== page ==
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4.3.1: Polar bonds

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    243817
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    Molecular orbital diagrams for heteronuclear diatomic molecules

    The molecular orbital diagram of a heteronuclear diatomic molecule is approached in a similar way to that of homonuclear diatomic molecule. The orbital diagrams may also look similar. A major difference is that the more electronegative atom will have orbitals at a lower energy level. Two examples of heteronuclear diatomic molecules will be explored below as illustrative examples.

    Carbon monoxide MO diagram

    Carbon monoxide is an example of a heteronuclear diatomic molecule where both atoms are second-row elements. The valence molecular orbitals in both atoms are the \(2s\) and \(2p\) orbitals. The molecular orbital diagram for carbon monoxide (Figure \(\PageIndex{1}\)) is constructed similarly to how you would construct dicarbon or dioxygen, except that the oxygen orbitals have a lower potential energy than analogous carbon orbitals. The labeling of molecular orbitals in this diagram follows a convention by which orbitals are given serial labels according to type of orbital (\(\sigma\), \(\pi\), etc). The lowest energy orbitals of any type are assigned a value of 1 and higher energy orbitals of the same type are assigned by increasing intervals (..2, 3, 4...). The orbital labeling system described previously is inappropriate for heteronuclear diatomic molecules that cannot be assigned \(g\) and \(u\) subscripts. 

    A consequence of unequal atomic orbital energy levels is that orbital mixing is significant. Notice the order of the molecular orbitals labeled \(1\pi\) and \(3\sigma\) in Figure \(\PageIndex{1}\). This is a similar order of \(\pi\) and \(\sigma\) orbitals as we saw in the case of the \(\sigma_g\) and \(\pi_u\) orbitals of \(N_2\) and lighter diatomics of the second period. Because the oxygen \(2p_z\) orbital is close in energy to both the carbon \(2p_z\) and carbon \(2s\), these three orbitals will have significant interaction (mixing). The result is an increase in the energy of the \(3\sigma\) orbital and a decrease in energy of the \(2\sigma^*\) orbital, resulting in the diagram shown in Figure \(\PageIndex{1}\). 

    Screen Shot 2020-08-05 at 10.29.58 AM.png
    Figure \(\PageIndex{1}\): Molecular orbital diagram of carbon monoxide. The labeling of molecular orbitals in this diagram follows a convention by which orbitals are given serial names according to type of orbital (\(\sigma\), \(\pi\), etc). The lowest energy orbitals of any type are assigned a value of 1 and higher energy orbitals of the same type are assigned by increasing intervals (..2, 3, 4...). The orbital labeling system described previously is inappropriate for heteronuclear diatomic molecules that cannot be assigned \(g\) and \(u\) subscripts. Molecular orbital surfaces were calculated using Spartan software. (Kathryn Haas, CC-BY-NC-SA)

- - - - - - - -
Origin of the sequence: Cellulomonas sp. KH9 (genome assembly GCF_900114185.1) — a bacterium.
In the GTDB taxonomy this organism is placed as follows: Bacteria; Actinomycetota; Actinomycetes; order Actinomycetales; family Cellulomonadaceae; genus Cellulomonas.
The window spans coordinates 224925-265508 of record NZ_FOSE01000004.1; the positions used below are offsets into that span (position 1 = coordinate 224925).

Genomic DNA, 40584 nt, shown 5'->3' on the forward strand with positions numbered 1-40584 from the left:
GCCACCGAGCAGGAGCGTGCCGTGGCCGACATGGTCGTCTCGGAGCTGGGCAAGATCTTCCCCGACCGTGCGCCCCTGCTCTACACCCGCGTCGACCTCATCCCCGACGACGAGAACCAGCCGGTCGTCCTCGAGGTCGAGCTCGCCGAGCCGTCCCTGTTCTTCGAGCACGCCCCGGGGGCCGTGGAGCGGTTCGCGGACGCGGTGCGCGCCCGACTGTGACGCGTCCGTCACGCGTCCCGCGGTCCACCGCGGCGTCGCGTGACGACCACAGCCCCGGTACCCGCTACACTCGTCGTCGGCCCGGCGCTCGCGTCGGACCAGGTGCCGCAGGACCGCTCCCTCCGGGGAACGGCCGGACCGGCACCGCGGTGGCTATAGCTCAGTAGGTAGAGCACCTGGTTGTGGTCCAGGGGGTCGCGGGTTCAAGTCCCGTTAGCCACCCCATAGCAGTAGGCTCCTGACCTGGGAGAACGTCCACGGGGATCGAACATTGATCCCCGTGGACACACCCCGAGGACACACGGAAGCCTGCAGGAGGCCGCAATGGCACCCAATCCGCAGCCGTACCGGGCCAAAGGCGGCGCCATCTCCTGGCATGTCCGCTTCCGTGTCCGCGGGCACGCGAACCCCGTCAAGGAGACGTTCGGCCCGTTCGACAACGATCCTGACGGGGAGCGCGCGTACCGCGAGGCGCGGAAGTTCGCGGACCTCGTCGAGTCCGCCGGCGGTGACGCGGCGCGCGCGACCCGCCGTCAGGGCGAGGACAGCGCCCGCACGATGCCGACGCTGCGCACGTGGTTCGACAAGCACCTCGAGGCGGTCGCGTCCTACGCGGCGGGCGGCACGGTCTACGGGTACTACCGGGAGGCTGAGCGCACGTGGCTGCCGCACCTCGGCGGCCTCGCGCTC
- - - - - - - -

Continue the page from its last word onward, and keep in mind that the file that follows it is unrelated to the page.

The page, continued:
In the case of carbon monoxide (Figure \(\PageIndex{1}\)), atomic orbitals contribute unequally to each molecular orbital. For example, because the \(2s\) orbital of oxygen is very close in energy to the \(2\sigma\) moelcular orbital, it contributes to that molecular orbital more than the \(2s\) orbital from carbon. Notice the shape of this \(2\sigma\) orbital and how it is unevenly distributed over the two atoms; it is more heavily distributed on the oxygen because it is most like the oxygen \(2s\). This is in-line with the assumption that electron density is distributed more on oxygen because it is a more electronegative than carbon. Likewise, the \(1\pi\) orbitals are unevenly distributed, with more distribution close to the oxygen. 

    Exercise \(\PageIndex{1}\)

    Examine the shape of the \(3\sigma\) orbital of carbon monoxide in Figure (\(\PageIndex{1}\)). Describe what ways this shape is different from the shape of the \(\sigma_g\) orbitals from second period homonuclear diatomic molecules (see Fig. 5.2.1.1). Rationalize these differences. Both orbitals are re-created below for convenience.

    Screen Shot 2020-08-05 at 12.07.55 PM.png

    Answer